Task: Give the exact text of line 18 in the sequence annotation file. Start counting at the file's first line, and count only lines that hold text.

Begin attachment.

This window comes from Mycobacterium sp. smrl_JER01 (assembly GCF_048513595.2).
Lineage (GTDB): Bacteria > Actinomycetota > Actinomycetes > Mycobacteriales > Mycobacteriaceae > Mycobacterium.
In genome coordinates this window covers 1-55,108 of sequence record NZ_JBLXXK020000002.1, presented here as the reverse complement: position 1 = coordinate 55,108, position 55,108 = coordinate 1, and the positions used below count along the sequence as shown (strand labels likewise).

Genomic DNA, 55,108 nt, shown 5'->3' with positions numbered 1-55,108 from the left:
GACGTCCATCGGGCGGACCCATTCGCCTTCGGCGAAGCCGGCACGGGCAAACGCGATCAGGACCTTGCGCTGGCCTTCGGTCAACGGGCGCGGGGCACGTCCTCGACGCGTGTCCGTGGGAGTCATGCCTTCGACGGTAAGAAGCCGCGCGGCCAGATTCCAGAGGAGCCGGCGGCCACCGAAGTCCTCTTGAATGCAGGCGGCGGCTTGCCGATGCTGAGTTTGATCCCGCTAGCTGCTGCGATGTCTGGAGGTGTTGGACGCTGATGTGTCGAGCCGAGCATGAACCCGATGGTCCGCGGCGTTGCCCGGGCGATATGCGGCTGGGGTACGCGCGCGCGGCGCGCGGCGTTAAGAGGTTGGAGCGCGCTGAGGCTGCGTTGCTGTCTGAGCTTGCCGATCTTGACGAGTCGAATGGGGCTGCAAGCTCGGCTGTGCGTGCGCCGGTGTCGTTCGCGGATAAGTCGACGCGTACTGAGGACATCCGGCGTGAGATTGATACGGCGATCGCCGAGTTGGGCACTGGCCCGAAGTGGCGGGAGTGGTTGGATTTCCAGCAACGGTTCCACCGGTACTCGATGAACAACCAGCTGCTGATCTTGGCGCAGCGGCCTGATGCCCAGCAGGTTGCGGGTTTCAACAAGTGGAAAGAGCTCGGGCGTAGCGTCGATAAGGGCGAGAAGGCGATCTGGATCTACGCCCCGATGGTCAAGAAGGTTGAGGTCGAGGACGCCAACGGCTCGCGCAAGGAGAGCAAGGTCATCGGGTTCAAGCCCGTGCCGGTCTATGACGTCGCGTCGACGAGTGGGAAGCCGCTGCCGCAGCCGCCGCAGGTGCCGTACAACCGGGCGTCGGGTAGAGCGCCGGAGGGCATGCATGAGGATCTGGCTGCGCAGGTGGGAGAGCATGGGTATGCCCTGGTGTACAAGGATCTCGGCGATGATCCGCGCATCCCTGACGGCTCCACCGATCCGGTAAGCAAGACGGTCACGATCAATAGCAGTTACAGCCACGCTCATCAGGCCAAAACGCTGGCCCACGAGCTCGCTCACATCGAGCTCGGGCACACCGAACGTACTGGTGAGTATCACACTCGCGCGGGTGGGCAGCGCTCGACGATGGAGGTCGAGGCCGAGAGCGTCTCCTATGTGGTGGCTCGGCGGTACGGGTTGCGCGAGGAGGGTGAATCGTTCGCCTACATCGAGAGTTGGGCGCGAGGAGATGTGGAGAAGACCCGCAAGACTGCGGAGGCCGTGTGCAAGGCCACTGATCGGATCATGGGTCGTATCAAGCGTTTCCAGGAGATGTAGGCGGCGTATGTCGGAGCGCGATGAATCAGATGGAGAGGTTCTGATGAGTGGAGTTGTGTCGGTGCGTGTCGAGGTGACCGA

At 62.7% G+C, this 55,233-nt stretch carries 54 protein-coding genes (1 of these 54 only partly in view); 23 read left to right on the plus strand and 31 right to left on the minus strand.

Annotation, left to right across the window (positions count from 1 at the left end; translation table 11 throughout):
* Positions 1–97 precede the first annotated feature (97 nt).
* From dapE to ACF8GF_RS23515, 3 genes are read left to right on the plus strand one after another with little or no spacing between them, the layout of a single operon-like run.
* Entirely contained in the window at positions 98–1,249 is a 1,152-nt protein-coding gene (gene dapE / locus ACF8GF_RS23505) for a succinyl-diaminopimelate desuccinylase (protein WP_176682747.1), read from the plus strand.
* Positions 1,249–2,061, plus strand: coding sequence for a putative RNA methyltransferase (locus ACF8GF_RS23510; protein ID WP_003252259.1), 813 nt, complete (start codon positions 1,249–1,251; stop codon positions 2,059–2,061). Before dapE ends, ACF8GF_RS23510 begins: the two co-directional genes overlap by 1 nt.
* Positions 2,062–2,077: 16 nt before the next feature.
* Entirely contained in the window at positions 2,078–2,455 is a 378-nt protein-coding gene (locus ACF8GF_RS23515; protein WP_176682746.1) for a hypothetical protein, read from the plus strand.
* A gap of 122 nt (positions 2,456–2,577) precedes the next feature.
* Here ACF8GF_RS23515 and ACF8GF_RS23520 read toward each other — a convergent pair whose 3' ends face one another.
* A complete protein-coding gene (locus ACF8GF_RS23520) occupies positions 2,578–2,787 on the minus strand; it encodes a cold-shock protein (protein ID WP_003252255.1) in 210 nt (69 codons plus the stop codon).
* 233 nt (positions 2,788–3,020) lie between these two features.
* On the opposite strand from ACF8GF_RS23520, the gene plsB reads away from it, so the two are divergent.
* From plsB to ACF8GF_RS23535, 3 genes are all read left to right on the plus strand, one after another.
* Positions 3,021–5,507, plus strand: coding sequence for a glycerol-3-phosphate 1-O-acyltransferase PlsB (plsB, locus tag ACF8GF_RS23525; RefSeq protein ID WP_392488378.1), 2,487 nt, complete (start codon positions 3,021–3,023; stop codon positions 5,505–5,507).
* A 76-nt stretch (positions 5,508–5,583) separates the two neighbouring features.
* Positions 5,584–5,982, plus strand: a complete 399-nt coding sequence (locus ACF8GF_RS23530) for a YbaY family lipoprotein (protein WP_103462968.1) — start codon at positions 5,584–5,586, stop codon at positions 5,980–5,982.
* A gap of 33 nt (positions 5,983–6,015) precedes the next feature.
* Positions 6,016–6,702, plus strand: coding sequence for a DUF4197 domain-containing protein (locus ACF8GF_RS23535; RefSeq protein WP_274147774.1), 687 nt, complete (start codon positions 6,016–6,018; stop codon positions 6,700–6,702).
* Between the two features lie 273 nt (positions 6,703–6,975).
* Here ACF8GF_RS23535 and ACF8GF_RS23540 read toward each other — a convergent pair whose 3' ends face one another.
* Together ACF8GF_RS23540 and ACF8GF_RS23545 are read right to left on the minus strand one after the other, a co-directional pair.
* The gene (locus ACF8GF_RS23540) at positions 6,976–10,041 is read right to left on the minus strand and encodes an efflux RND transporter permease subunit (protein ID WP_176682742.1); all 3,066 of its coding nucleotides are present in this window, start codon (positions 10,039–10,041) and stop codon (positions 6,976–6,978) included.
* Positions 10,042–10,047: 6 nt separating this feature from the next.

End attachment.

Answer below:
* On the opposite strand from ACF8GF_RS23520, the gene plsB reads away from it, so the two are divergent.